The REO BW151 resistor, a braking resistor for renewable applications, has gone through rigorous testing so it can be used in the pitch control systems (PCSs) for wind turbines across the UK. The resistors have been tested to meet European Standards, EN 60068-2-6 and EN 600068-2-27, to ensure reliability and degradation-free performance for both onshore and offshore wind turbines.

All electrical components produced by REO for PCSs must go through extensive testing due to the harsh nature of wind applications and to ensure they will function for the lifetime of the system. Wind turbine components are exposed to high levels of shock and vibration and can experience rotational speeds of up to 30 rpm and accelerations of up to 2 g.

Each PCS usually comprises a variable speed drive as well as a resilient braking resistor and associated control and power quality circuitry. The BW151 range has been designed with renewable applications in mind. It will work in operating ambient temperatures of up to 50 degrees and at altitudes of 3000 m above sea level, both of which are common requirements for wind turbines. The aluminium enclosure of the BW151 braking resistor also provides corrosion protection and the unit has an IP54 ingress protection rating.

Pitch control systems are used to adjust and rotate the angle of the blades of a wind turbine to optimise the generation of wind power while ensuring the turbine does not exceed the maximum rotational speed. Wind speed, generator speed and power production are all conditions that are calculated to determine the angle of the blades.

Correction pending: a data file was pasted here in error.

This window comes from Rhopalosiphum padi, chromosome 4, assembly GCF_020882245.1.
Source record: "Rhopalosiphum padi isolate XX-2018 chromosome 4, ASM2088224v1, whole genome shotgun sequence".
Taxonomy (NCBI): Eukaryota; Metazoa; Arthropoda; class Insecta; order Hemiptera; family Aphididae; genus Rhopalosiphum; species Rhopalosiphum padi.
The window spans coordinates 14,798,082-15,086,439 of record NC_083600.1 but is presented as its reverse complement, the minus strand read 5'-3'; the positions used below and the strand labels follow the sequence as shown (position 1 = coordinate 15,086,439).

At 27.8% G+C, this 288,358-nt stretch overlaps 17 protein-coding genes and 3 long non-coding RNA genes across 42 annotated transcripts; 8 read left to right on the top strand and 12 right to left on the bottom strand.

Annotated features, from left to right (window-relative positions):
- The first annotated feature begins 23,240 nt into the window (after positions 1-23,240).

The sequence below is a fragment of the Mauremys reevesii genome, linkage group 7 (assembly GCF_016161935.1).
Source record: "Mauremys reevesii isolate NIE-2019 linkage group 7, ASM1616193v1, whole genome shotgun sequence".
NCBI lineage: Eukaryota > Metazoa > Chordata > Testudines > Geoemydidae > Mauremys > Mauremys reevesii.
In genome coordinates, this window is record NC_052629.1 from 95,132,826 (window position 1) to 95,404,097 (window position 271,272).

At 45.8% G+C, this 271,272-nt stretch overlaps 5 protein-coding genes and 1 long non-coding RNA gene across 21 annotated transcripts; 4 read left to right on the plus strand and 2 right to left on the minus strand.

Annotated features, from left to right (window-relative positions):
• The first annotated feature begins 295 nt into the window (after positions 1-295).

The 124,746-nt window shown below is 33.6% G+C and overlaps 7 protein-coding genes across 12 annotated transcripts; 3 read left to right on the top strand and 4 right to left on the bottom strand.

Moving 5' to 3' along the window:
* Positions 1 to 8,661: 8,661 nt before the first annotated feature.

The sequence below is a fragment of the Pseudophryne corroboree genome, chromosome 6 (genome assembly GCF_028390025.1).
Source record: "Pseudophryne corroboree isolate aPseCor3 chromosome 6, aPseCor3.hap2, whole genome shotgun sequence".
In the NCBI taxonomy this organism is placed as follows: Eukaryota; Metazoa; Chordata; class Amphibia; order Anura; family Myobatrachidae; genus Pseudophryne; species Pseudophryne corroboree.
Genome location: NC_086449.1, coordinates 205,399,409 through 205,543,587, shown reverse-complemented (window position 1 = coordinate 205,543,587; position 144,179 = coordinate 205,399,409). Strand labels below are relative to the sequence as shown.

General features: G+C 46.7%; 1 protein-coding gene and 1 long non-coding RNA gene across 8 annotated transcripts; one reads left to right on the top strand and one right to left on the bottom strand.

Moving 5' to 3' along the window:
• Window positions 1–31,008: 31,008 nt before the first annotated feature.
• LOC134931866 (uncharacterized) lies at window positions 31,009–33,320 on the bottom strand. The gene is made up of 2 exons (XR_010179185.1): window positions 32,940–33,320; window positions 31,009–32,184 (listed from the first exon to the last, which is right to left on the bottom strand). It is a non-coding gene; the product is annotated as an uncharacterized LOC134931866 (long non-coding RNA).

The braking resistors in a PCS work by absorbing the surplus electricity in the circuit and then converting it into heat. This creates a braking effect which slows down the moving mechanised load, protecting the electrical drive system.

“We’ve seen an increasing interest in wind power across Europe, especially in Germany,” explained Steve Hughes, managing director of REO UK. “In 2020, onshore wind power contributed almost 20 per cent to Germany’s net power production. “Now we want to focus on the UK where wind farms account for one fifth of the UK’s total electricity generation. With the UK Government’s plan to increase offshore wind capacity to 40 GW by 2030, we are expecting to see a big increase in the number of wind turbines being built in the UK that will need these resilient components.”

REO’s background in EV and railway traction applications means it has wide experience in manufacturing and testing products that must ensure conformity for harsh environments. To find out more about REO’s renewable industrial convertor solutions, visit the website.